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Reading (Book excerpts)

Reading (Book excerpts) Reading (Book excerpts)

(The two-sided mind)
Linda V. Williams : Teaching for the two sided mind - University of Berkeley
"Western culture tends to look at the mind and the body as two different entities. In its view, thought belongs to the mind, and action as well as perceptions are the attribute of the body. However, the sensory and motor systems are equally part of the brain and the body and their successful development is essential to cognitive handling.

Information reaches us through our sense organs; they transmit to us what we know of the surrounding world. Therefore, they are the source of abstract thinking.

Vision, audition, kinaesthetic sense form the basis of the process of learning. Recent research in neurology has revolutionised our understanding of the mental mechanism.

We know now that the two hemispheres of the brain function in a totally different way. The left hemisphere organises linear area, analytical thinking; the right hemisphere rules the defining of spatial and summarising thinking.

It is essential to balance intellectual capacities to make awake all the cognitive and creative abilities of the learner. […]. Multi sensory learning is a priority in preschool years."

Gallahue, David L: Understanding Motor Development in Children - New York: Wiley, 1982
"The movement activities engaged in by children play an very important role in the development of their psychomotor, cognitive, and affective abilities. Children are involved in the important and exciting task of learning to move effectively and efficiently through their world. They are developing a wide variety of fundamental movement abilities, enhancing their physical abilities, and learning to move with joy and control. Children also learn through movement. Movement serves as a vehicle by which they explore all that is around them. It aids in developing and reinforcing a variety of perceptual-motor and academic concepts. It also serves as a medium for encouraging affective development in which effective and efficient movement contributes to enhancing a positive self-concept, wholesome peer relations, and the worthy use of leisure time through constructive play.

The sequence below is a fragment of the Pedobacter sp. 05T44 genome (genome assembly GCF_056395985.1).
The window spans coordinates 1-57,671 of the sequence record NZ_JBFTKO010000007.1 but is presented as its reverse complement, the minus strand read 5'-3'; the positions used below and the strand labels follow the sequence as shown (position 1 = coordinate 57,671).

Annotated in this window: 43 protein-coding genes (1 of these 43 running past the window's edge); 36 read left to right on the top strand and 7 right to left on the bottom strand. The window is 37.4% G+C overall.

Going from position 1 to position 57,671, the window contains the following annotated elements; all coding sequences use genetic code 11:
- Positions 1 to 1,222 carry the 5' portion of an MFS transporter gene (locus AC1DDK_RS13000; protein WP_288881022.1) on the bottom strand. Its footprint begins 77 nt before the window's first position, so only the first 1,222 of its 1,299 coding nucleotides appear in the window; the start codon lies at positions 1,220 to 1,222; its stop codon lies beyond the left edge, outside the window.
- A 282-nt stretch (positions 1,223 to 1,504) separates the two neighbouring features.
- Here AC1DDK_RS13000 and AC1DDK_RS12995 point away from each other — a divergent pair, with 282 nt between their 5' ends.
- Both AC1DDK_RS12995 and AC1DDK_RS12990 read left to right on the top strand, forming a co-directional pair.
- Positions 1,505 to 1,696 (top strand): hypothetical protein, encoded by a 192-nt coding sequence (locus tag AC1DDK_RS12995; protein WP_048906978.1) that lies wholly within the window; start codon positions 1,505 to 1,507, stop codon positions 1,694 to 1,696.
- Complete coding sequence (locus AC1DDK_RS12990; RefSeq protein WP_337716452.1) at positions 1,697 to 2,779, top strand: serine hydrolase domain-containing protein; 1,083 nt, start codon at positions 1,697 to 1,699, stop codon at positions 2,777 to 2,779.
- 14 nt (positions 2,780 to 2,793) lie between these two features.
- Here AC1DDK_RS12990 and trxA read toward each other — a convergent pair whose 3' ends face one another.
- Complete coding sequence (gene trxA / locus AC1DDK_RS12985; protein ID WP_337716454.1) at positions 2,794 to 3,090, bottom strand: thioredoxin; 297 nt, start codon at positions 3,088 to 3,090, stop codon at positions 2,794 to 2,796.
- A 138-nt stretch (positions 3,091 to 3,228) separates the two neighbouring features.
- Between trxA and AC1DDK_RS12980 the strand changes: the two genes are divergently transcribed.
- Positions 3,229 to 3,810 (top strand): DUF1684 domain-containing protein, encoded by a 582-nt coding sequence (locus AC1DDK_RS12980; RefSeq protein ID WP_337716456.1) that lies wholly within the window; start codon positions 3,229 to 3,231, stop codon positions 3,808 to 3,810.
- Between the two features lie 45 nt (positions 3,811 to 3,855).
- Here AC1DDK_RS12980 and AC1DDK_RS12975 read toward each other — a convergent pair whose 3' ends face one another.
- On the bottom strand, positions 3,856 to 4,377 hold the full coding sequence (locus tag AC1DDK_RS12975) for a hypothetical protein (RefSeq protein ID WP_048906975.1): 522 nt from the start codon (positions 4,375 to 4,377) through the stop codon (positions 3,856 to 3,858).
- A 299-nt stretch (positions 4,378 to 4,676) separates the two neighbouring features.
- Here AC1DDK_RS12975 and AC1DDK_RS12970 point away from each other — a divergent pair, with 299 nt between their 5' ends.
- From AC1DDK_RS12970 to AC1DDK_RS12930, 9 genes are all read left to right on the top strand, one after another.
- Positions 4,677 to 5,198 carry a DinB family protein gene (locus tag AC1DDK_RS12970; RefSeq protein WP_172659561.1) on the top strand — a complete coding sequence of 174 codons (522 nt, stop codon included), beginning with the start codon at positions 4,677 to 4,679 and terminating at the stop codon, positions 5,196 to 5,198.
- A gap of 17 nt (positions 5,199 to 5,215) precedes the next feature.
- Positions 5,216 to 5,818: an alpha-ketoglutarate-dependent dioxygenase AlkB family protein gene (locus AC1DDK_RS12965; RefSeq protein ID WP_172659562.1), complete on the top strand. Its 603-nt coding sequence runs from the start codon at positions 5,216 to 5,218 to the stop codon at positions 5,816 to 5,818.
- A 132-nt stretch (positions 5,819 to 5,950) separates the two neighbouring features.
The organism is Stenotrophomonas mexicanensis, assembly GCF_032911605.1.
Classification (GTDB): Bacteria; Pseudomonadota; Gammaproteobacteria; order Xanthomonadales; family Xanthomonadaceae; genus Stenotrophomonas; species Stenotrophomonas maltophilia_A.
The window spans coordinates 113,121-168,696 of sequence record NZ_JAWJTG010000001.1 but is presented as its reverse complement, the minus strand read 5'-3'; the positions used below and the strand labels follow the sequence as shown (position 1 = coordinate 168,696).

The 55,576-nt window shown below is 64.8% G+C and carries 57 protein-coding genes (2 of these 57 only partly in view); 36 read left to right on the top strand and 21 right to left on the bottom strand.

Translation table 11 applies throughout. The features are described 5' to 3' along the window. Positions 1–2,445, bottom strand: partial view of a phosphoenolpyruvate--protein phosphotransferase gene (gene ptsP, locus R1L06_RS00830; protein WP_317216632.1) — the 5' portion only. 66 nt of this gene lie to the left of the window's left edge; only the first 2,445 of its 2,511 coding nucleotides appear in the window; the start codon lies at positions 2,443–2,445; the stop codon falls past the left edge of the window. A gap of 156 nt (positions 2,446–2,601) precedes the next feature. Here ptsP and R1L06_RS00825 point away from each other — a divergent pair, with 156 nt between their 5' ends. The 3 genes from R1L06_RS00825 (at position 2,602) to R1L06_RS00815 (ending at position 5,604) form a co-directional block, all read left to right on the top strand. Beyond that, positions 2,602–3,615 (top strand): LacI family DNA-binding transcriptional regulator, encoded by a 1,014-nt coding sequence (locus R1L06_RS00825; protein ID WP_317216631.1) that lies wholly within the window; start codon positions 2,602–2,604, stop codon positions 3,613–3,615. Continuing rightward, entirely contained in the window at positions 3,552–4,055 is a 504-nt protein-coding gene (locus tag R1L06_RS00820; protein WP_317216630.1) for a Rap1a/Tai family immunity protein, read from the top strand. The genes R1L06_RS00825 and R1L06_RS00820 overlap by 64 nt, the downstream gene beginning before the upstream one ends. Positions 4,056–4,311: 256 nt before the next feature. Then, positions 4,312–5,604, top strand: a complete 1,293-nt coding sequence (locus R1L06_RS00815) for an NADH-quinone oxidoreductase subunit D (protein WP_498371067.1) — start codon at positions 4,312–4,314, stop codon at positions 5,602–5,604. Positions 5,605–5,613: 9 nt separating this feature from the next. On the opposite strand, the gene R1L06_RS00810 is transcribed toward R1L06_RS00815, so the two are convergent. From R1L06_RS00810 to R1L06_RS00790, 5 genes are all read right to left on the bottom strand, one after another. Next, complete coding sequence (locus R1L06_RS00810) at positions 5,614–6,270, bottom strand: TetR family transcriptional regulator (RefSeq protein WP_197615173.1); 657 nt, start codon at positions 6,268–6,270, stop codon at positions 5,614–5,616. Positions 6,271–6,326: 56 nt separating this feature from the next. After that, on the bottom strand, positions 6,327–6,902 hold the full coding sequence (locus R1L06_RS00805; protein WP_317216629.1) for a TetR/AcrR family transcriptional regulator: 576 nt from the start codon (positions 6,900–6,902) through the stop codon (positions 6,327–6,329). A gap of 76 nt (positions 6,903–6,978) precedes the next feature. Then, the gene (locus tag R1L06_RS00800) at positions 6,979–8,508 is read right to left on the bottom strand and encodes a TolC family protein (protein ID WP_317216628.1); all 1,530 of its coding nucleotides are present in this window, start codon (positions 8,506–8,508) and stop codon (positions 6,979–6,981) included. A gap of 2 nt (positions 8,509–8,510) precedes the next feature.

Educators and parents are beginning to realize that reciting the alphabet, being able to count to 100, writing one's name are not the important learning tasks for young children. Readiness for learning is a state of developmentally integrated maturity rather than the ability to memorize isolated facts…"

Brazelton T. Berry: Infants and Mothers, Differences in Development
"Inner forces that propel an infant from one stage of development to next are:
(1) a drive to survive independently in a complex world; (2) a drive toward mastery, made evident in the observable excitement that accompanies each developmental step; (3) the drive to fit into, to identify with, to please, and to become part of his environment. The first force comes with the child and is constantly being fed by the second, his own delight in mastery. The third falls to the mother and father to nurture. It constantly surprises me how early an infant picks up cues from his environment that lead him to 'want' to become a part of it. That he can sense the climate around him is by bow well known. But the fact that he is able to tune in and out when stimulation is appropriate or inappropriate to his particular state of the moment or to his stage of development can be reassuring, exciting discovery for his parents. He can choose what he needs from his environment, as long as someone gives him something to choose from."